showed himself a brave officer. My regimental commanders-Colonel L. F. Haskell, Forty-first U. S. Colored Troops; Colonel and Bvt. Brigadier General S. C. Armstrong, Eighth U. S. Colored Troops; Lieutenant Colonel James Giving, One hundred and twenty-seventh U. S. Colored Troops; and Major Theo. C. Glazier, Forty-fifth U. S. Colored Troops-by their coolness under fire and good management of their regiments, proved themselves most valuable officers. Lieutenants Morgan, Brooks, Lyon, and Schively, of my staff, conducted themselves at all times most bravely and creditably.
I have the honor to be, very respectfully, your obedient servant,
Brevet Brigadier-General of Volunteers, Commanding.
Captain I. H. EVANS,
Acting Assistant Adjutant-General.
Numbers 255. Report of Colonel Samuel C. Armstrong, Eighth U. S. Colored Troops.
HEADQUARTERS EIGHTH U. S. COLORED TROOPS,
Near Petersburg, Va., April 20, 1865.
SIR: I have the honor to make the following report of the part taken by the Eighth U. S. Colored Troops in the late campaign:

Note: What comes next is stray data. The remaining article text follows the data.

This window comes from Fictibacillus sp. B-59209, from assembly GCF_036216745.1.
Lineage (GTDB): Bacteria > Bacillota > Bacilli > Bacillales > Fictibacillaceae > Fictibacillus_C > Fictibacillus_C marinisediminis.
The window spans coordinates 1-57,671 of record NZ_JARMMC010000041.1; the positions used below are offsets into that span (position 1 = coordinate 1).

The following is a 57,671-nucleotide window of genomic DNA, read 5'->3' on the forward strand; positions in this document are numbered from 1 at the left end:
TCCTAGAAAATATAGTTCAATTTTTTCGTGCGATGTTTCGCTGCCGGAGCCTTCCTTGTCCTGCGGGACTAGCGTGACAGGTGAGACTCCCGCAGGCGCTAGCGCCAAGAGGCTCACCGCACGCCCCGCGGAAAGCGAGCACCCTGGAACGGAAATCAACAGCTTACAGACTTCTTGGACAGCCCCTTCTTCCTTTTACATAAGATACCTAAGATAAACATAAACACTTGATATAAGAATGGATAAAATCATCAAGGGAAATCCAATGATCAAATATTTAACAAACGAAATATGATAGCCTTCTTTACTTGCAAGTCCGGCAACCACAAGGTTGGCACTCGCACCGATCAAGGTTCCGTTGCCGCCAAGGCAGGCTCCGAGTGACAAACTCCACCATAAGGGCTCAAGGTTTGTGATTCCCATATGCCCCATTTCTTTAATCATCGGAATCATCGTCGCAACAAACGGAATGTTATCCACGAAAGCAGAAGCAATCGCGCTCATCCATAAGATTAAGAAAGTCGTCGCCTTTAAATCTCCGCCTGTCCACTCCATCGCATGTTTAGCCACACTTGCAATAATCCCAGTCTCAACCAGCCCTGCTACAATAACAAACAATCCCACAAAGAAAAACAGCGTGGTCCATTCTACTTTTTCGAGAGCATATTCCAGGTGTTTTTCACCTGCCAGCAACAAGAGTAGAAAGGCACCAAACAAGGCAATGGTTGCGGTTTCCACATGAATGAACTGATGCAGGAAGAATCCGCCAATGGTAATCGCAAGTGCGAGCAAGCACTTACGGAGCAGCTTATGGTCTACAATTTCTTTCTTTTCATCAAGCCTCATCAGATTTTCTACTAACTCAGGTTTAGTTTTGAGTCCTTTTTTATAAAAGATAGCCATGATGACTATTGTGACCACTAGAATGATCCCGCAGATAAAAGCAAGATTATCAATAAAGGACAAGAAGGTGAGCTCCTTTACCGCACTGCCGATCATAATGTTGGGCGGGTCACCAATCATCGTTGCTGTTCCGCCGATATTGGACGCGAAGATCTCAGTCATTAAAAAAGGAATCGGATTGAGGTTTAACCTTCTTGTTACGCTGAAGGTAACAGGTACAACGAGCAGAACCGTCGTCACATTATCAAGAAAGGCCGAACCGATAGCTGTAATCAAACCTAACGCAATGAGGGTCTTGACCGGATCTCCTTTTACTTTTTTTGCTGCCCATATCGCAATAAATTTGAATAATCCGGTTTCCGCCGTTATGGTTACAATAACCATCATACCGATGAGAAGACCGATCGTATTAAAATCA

The regiment crossed the James River at Varina Landing March 29 , 1865; the following day marched to Hatcher's Run, and there encamped before the defenses of Petersburg. On the 31st was ordered as a support to General Turner's provisional division, Twenty-fourth Army Corps. The day after massed for an attack on the defenses of Petersburg. On the morning of the 2nd entered the outer line of works, which had been abandoned by the enemy, and marched at once to the interior and principal line protecting the city; massed for an attack on one of the main forts; sent forth Captains Newland and Camp with their companies as skirmishers, who advanced handsomely and close up to the enemy's works, driving their skirmishers, this under a brisk fire of musketry and shells. The order for attack was countermanded. Early on the morning of the 3rd the regiment was deployed as skirmishers, with orders to press the enemy's works and ascertain if they were still present and develop their strength. The line advanced just before daylight and found the enemy's works abandoned; took possession of three pieces of artillery and several caissons and wagons left in the works. Captain Camp, Company I, was first to enter the line, immediately followed by Major Pell. The regiment was at once advanced on and into Petersburg, receiving a number of deserters and a most cheering and hearty welcome from the colored inhabitants of the city, whom their presence had made free. Same day (3rd) marched to Sutherland's Station, on the Cox road. The day after was train guard. On the 5th, 6th, and 7th made severe marches. Reported to General Foster on the 8th, and made a long and most exhausting march of thirty-five miles. April 9, moved out of camp at 3 a. m., and shortly afterward were ordered to the support of Sheridan's cavalry, which was retreating in disorder and attempting to break through our line. Formed line of battle; arrested the progress of the enemy. Captain Newland at once deployed his company as skirmishers,